Seated in my high backed hotel banquet hall chair, I eagerly watch the first Professor slide up to the front of the room and wave his remote control at the screen, bringing up a slide containing a graph. He then spoke (as if addressing peers just before we all board a bus to a ball game) in a completely off-the-cuff fashion about his paper, the topic, and some choice office gossip. He then advanced to another slide, peppered with bulleted text. He sauntered in front of the screen, warming up to his topic in full lecture mode and blew through six more bulleted text slides before asking if there were any questions. A couple of power-slouching professors orated on the presenters topic (in the guise of a question) and then the next presenter got up.
My presentation was infinitely more elaborate and formal than that one. I clearly had twice the amount of acceptable content to deliver and while I secretly gloated that my presentation would be more engaging for the audience, I also feared that it would deviate substantially from expectation, revealing my first rodeo status to all. I was not going to look laid back and cool like my peers, but would that be better?
I was conflicted, but still drunk enough on my own Kool-aid to feign confidence.
The next day I was slated to present, so I slid in at the beginning of my session and loaded my PowerPoint onto their laptop from my carefully prepared thumb drive. I could have downloaded it from a cloud storage solution, but I had thought ahead! Anticipating dodgy internet, I was prepared with an offline solution, and for the same reason I had embedded all my video into my presentation – my plan was fool proof.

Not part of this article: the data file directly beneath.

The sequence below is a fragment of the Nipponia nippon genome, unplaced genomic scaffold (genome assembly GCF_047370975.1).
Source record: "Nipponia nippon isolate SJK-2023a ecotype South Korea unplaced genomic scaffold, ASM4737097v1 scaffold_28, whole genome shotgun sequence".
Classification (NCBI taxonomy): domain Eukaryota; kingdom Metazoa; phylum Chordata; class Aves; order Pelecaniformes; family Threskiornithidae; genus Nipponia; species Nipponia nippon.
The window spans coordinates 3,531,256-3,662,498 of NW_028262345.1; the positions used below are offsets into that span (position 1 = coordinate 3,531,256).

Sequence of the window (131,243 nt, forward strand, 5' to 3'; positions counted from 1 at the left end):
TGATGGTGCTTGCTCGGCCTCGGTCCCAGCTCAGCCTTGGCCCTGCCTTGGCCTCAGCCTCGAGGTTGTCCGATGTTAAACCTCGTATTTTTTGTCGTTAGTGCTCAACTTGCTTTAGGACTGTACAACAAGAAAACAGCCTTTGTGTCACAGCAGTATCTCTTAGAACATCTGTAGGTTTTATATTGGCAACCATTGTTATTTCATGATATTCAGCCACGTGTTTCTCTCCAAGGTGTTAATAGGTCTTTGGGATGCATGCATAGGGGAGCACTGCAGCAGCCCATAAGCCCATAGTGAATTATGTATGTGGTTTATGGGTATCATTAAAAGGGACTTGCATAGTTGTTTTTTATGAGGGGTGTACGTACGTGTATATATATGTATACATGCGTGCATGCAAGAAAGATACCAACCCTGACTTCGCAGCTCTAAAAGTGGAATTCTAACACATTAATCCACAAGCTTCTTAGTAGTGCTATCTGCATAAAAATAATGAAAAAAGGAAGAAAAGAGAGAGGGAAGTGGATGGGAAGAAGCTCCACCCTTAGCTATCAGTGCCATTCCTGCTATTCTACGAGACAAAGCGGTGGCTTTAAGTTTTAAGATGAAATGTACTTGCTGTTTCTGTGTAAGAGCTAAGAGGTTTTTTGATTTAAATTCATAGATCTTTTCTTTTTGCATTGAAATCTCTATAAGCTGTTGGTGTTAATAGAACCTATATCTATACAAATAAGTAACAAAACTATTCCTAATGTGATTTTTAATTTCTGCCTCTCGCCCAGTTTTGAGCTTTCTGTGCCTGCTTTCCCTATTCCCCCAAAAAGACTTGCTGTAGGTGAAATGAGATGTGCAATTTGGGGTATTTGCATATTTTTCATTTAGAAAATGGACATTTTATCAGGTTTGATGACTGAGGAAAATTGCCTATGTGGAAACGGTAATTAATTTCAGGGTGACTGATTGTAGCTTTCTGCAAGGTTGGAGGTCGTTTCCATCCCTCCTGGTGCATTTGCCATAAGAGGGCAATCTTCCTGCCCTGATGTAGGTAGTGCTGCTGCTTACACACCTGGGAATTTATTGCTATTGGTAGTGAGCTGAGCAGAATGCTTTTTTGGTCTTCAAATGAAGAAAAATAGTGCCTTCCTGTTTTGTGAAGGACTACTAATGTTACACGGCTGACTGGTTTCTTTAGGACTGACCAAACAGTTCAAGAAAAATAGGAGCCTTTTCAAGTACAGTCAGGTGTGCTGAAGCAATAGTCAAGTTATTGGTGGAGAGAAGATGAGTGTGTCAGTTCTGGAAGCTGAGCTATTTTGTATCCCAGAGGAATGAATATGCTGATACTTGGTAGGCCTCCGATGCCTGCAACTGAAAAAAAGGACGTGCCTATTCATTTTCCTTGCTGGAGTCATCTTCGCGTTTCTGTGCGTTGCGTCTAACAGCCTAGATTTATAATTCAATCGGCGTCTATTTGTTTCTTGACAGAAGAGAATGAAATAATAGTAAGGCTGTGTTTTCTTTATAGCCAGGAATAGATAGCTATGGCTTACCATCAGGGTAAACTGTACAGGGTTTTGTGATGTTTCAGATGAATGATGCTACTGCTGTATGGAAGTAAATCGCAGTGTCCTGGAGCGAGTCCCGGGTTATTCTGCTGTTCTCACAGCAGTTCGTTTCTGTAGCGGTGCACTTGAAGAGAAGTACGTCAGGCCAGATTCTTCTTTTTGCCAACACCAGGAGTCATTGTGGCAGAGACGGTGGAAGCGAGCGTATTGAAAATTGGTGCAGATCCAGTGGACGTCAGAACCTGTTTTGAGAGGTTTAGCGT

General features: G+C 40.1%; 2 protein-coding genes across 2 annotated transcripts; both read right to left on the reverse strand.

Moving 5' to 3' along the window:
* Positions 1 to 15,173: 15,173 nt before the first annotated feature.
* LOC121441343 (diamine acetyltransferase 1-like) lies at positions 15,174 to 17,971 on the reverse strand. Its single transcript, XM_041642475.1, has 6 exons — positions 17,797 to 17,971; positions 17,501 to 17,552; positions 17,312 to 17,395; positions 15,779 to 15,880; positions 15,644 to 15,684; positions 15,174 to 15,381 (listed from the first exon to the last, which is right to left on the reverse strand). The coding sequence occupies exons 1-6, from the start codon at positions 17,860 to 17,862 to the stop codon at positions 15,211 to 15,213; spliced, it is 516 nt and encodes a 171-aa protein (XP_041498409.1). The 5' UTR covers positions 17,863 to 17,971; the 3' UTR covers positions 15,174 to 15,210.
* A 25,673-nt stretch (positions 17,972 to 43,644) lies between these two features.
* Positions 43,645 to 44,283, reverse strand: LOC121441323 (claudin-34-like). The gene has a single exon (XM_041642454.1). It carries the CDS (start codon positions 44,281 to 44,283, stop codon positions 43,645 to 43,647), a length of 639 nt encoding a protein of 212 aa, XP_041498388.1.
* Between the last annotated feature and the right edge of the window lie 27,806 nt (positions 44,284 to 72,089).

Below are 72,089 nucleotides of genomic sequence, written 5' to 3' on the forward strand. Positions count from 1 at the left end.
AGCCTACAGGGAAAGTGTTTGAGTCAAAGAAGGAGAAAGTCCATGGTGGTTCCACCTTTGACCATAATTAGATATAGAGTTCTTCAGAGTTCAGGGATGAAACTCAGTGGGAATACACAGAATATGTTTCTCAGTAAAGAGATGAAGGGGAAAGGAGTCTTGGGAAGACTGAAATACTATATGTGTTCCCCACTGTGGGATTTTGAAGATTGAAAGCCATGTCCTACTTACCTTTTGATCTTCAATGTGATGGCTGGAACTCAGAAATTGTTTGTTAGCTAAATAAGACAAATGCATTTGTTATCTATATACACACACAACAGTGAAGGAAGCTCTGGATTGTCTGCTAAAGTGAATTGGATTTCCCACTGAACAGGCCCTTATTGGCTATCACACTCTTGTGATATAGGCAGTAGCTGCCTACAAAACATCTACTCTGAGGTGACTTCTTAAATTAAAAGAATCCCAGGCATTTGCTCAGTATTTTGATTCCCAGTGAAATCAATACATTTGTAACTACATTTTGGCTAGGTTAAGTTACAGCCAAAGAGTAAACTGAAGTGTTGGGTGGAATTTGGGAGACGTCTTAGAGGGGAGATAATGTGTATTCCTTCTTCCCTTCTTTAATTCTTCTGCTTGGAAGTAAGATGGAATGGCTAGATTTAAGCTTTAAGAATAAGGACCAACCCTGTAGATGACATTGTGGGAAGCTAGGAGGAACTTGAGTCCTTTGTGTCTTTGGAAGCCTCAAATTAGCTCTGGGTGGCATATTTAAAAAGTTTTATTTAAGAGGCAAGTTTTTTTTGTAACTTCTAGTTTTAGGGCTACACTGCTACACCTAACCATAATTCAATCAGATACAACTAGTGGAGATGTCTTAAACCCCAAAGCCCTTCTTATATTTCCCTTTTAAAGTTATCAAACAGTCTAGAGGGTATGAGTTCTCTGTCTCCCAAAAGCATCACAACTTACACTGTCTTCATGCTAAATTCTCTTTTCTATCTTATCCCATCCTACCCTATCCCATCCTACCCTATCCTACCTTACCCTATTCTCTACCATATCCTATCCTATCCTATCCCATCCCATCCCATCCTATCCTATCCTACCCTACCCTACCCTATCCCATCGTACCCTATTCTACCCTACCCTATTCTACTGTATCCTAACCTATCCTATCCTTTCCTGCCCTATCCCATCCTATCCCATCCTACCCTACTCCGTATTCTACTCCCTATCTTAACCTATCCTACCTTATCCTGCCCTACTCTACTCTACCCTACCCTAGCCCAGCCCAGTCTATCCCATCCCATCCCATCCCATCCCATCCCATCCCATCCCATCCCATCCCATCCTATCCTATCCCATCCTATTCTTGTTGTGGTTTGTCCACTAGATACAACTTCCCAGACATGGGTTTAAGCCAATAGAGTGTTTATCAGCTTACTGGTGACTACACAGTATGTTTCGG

As we all know, rule number one of presenting is to never apologize or make excuses before a presentation. So, therefore it follows that the very first thing out of my mouth was, "I just want everyone to know this is my very first conference presentation!” This statement evoked vague and uneasy smiles from the sparse audience (it being the final day of the conference, most attendees were already halfway home). “You know,” I crashed on, determined to self-sabotage, “since it's my first time you should lower your expectations... Ha-ha.” Why did I say that!?